Posted on: November 27, 2023, 08:08h. 

Last updated on: November 24, 2023, 10:25h.

Flashing a crisp Andrew Jackson to the front desk clerk at the Riviera might have worked for your dad in 1995, but it probably won’t get you a room upgrade in 2023 Las Vegas.

the $20 sandwich."
This move is known as “the $20 sandwich.” (Image:

Oh wait, but your best friend told you it worked for him just last week? That’s only how he may have perceived the situation.

When guests ask if there’s an upgrade available, there are three possible answers a front-desk agent can give:

  1. I’m sorry, but we’re all booked up.
  2. Yes, and it will only cost $X extra per night.
  3. Yes, and it’s complimentary.

Walking up to the long wooden desk with a $20 bill out, like your dad did in 1995, or even handing it over neatly folded between the credit card and ID you are required to show — known as the “$20 sandwich” — will almost never result in the coveted answer No. 3.

That’s because, in 2023 Las Vegas, every front-desk transaction is recorded on video. And, though the rules differ from hotel to hotel, it’s generally frowned upon for front-desk agents to distribute perks according to which guests offer them bribes.

Though we’re using this photo to represent a Vegas resort check-in, we realize that it was probably staged. However, we’ll take what we can get because resorts don’t normally allow media outlets to photograph their customers for privacy reasons. (Image:

However, if you are lucky enough to get Answer No. 3, and you liberate Mr. Jackson from your wallet after your room upgrade is promised, that is considered a perfectly acceptable tip for the clerk to accept.

It also means that the $20 trick didn’t really work, since you were free to be a jerk and stiff the agent and still get the upgrade.

“You aren’t paying for an upgrade, you’re thanking the front desk clerk for helping make the most of your visit,” explains Scott Roeben, founder of’s own Vital Vegas blog. “The reality is that a clerk will help if they can — usually based upon directives from higher ups — gratuity or not.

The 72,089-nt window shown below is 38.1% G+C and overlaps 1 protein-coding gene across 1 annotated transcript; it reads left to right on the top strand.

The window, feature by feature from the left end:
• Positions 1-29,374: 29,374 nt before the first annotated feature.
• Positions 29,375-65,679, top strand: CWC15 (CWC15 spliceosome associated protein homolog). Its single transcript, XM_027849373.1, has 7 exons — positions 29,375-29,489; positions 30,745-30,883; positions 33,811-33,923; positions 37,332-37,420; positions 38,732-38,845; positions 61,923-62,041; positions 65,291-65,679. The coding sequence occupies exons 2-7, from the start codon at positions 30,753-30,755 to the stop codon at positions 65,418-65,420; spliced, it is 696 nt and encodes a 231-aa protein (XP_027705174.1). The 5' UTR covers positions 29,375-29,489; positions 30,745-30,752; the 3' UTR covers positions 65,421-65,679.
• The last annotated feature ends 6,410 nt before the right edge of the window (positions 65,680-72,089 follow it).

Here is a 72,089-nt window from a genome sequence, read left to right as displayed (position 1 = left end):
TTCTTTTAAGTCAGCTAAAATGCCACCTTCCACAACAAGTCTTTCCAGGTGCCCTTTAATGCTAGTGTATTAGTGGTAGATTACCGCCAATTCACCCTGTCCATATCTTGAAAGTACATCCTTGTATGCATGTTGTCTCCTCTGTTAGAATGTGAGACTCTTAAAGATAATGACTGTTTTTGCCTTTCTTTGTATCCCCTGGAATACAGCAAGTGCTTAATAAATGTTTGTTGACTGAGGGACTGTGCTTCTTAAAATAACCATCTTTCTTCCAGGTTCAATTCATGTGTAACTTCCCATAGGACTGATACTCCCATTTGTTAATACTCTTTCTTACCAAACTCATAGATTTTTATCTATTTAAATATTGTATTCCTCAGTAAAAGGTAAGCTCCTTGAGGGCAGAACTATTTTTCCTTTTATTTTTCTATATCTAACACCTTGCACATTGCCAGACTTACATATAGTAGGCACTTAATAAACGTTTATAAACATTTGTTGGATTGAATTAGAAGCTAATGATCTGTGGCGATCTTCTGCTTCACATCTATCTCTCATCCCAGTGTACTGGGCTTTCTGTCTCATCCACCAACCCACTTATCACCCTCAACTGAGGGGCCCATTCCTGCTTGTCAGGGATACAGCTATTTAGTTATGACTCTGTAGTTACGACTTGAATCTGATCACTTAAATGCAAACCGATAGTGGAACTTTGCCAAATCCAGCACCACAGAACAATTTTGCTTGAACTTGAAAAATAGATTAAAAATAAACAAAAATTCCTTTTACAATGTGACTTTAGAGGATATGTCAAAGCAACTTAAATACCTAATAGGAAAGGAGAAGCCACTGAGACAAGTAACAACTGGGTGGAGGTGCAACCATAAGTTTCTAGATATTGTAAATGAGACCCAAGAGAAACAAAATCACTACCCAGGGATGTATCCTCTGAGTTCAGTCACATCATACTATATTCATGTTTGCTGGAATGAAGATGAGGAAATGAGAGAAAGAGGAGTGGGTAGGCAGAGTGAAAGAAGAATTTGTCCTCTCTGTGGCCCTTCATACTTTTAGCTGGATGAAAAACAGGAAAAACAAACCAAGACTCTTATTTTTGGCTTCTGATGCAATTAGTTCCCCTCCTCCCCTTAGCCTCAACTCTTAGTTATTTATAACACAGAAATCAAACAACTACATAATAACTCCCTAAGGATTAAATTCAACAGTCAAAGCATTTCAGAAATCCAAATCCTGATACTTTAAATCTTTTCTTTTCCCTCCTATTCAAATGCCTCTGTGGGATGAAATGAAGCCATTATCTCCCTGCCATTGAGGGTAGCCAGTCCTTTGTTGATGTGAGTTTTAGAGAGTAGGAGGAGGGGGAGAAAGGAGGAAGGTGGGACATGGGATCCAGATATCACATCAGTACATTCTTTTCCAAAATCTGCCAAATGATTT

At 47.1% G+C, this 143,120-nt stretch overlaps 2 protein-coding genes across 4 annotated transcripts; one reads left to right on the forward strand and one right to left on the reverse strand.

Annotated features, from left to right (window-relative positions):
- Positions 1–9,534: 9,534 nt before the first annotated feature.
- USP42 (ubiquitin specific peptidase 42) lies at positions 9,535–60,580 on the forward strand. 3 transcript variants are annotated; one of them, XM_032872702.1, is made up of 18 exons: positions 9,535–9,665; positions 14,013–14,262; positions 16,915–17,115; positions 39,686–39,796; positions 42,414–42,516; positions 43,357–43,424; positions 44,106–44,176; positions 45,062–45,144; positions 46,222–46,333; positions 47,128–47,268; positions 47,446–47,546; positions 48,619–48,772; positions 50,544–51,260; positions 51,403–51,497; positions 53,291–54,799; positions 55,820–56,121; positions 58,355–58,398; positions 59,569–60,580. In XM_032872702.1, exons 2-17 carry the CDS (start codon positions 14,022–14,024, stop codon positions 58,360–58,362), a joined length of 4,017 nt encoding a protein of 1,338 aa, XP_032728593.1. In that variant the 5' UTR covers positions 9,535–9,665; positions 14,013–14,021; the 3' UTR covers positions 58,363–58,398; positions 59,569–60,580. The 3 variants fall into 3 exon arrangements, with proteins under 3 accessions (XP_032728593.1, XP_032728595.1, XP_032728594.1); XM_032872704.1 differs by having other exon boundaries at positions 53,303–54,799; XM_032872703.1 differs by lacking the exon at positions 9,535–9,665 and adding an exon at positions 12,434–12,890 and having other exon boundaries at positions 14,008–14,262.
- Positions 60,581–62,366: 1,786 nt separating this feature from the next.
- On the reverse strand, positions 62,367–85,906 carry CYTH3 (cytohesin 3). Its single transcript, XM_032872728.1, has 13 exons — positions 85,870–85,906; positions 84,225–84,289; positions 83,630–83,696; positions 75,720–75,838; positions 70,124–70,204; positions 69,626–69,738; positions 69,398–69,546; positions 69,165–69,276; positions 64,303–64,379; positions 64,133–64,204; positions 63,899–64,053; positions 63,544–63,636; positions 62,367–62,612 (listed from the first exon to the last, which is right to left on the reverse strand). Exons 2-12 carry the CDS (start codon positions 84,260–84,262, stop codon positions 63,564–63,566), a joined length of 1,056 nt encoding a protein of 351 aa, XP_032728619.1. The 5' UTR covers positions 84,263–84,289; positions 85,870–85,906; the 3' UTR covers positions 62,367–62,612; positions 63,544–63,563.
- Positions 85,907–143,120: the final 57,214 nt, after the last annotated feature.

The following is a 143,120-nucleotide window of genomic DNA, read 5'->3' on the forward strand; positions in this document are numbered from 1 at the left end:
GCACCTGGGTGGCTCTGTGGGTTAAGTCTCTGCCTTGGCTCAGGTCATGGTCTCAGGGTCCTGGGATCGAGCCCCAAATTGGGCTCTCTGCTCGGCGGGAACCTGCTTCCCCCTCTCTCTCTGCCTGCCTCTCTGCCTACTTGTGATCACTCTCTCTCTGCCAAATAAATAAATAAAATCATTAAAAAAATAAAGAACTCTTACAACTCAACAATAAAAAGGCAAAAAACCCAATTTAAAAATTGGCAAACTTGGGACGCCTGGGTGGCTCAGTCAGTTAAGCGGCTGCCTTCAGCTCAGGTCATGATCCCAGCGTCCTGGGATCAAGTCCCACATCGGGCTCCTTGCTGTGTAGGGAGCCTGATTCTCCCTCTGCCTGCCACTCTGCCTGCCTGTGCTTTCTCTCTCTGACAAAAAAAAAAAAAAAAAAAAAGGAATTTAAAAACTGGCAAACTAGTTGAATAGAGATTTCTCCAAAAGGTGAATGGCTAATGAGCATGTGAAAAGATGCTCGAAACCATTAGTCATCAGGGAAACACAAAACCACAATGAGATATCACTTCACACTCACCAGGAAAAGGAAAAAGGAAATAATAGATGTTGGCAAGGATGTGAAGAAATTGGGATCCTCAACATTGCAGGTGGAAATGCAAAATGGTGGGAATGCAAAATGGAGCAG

“The service will still be provided because Vegas is a service town.”

When the $20 Trick Might Still Work

Front-desk agents might accept an obviously flashed $20 if they have a low-risk aversion or don’t aspire to a career in hospitality. The trick can also still work if the hotel generally looks the other way and/or never monitors the employee videos unless something patently illegal occurs.

But there is no accurate way of knowing any of this information in advance.

However, according to Roeben, it’s now the $40 trick anyway, “because $40 is the new $20, just as $5 is the new $1 for comped drinks.”

Why It Won’t Work Much Longer

A guest checks into the LINQ without human assistance. (Image:

About 75% of hotels now offer self-check-in kiosks, according to the automation trade publication Kiosk Marketplace. Much like airline and rental-car kiosks, these allow guests to use their ID to pull up their reservations. After they pay with a credit or debit card, the kiosk spits out their room key.

What can’t be accomplished at a kiosk is the $20/$40 trick. The machine will either offer paid upgrades, or if enough higher-priced rooms are vacant and the customer has surpassed a predetermined threshold of loyalty points, decide to offer one for free.

When faced with the alternative of a 45-minute line to speak to an agent who also may or may not grant a free upgrade, kiosks have become the preferred check-in choice, especially for young (read: future) Vegas visitors.

This trend is likely to continue until kiosks replace the job of front-desk agent entirely. Most likely, a single employee will be left, who — much like at the supermarket self-check-out line — staffs the area only to solve customer problems with the machines.

Vegas resorts, like all public corporations that must answer to stockholders, are happy whenever they can remove humans from their books. Humans — with their pesky demands for a livable wage, medical insurance, paid vacations, and lunches and other work breaks — are their second-biggest operating cost. Their biggest is the monthly lease payments most Vegas resorts now must pay their corporate property owners. And there’s no eliminating that cost.

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